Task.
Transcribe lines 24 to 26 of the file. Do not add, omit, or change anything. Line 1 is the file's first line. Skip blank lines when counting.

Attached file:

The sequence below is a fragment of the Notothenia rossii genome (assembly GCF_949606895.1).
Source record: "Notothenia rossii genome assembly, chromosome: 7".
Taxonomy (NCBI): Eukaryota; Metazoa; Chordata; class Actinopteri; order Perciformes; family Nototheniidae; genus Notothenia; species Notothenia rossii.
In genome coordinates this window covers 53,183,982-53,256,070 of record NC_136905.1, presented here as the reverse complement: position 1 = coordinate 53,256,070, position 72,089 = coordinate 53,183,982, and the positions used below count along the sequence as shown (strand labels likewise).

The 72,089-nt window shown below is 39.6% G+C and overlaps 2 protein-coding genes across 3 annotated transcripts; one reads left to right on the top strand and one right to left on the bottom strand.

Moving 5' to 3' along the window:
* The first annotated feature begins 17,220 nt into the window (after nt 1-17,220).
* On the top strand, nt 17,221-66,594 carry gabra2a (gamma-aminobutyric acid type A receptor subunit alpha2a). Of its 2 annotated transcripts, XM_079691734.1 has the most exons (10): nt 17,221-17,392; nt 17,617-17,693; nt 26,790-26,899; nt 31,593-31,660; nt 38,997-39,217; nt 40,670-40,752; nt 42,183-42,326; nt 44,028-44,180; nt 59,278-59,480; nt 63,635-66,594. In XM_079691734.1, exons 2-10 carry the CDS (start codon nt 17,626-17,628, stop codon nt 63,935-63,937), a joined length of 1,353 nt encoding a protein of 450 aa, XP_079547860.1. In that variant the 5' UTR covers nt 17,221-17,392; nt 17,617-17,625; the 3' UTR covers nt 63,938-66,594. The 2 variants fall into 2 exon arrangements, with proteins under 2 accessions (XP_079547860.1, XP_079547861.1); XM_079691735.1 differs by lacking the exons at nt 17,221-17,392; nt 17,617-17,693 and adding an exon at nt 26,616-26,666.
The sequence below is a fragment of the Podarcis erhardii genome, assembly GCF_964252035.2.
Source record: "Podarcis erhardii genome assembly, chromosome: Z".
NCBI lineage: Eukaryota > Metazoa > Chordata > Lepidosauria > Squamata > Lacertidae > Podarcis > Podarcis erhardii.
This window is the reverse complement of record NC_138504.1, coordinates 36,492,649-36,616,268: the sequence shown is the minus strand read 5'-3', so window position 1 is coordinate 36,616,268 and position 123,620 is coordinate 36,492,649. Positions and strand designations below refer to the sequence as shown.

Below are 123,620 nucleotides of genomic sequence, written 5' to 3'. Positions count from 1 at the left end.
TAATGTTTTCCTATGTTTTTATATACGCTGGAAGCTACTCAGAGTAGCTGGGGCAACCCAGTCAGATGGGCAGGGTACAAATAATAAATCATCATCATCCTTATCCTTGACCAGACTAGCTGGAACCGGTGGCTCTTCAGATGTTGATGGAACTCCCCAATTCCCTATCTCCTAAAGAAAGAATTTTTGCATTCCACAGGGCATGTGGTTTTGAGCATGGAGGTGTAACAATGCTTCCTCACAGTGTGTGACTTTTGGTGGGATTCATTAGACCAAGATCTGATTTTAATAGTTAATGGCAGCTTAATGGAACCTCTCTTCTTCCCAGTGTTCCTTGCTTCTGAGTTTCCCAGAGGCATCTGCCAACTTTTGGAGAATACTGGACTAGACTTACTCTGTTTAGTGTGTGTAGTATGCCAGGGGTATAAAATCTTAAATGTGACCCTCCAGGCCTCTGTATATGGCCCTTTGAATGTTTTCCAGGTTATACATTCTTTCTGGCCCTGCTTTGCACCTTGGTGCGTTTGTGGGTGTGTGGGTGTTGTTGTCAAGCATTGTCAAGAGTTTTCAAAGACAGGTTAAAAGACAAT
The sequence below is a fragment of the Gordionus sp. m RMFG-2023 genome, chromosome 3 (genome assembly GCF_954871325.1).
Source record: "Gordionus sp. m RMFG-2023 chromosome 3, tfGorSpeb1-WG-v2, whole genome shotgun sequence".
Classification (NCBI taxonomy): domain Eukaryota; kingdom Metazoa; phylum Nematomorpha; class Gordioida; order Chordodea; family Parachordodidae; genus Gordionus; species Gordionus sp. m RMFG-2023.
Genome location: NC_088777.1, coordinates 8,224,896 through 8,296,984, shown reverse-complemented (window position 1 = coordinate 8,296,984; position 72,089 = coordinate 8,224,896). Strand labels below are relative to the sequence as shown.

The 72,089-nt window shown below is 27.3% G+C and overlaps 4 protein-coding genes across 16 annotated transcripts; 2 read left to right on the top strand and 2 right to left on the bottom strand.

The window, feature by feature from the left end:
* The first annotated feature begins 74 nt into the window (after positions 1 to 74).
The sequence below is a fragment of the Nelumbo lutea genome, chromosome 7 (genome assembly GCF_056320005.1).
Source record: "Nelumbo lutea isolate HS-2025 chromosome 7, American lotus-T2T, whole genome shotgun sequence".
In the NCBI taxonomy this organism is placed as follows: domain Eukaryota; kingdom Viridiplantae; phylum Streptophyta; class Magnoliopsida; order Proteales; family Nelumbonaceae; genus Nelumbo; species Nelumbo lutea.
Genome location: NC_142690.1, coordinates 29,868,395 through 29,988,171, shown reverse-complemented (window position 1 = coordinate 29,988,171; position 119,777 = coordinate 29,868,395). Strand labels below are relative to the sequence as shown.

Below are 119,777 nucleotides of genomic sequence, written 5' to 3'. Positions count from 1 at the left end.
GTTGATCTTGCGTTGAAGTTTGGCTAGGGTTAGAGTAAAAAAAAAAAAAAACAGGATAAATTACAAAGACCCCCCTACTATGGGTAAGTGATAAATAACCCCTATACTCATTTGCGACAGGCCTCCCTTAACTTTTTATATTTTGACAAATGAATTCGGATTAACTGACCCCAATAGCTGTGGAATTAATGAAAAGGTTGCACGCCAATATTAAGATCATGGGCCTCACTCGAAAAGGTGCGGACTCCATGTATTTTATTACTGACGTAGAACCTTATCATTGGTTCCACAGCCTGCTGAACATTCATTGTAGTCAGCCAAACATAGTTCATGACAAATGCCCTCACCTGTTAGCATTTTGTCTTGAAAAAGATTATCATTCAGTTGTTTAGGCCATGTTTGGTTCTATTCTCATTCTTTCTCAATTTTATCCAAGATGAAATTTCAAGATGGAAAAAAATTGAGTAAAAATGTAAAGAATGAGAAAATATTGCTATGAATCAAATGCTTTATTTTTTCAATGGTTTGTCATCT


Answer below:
In the NCBI taxonomy this organism is placed as follows: domain Eukaryota; kingdom Viridiplantae; phylum Streptophyta; class Magnoliopsida; order Proteales; family Nelumbonaceae; genus Nelumbo; species Nelumbo lutea.
Genome location: NC_142690.1, coordinates 29,868,395 through 29,988,171, shown reverse-complemented (window position 1 = coordinate 29,988,171; position 119,777 = coordinate 29,868,395). Strand labels below are relative to the sequence as shown.

Below are 119,777 nucleotides of genomic sequence, written 5' to 3'. Positions count from 1 at the left end.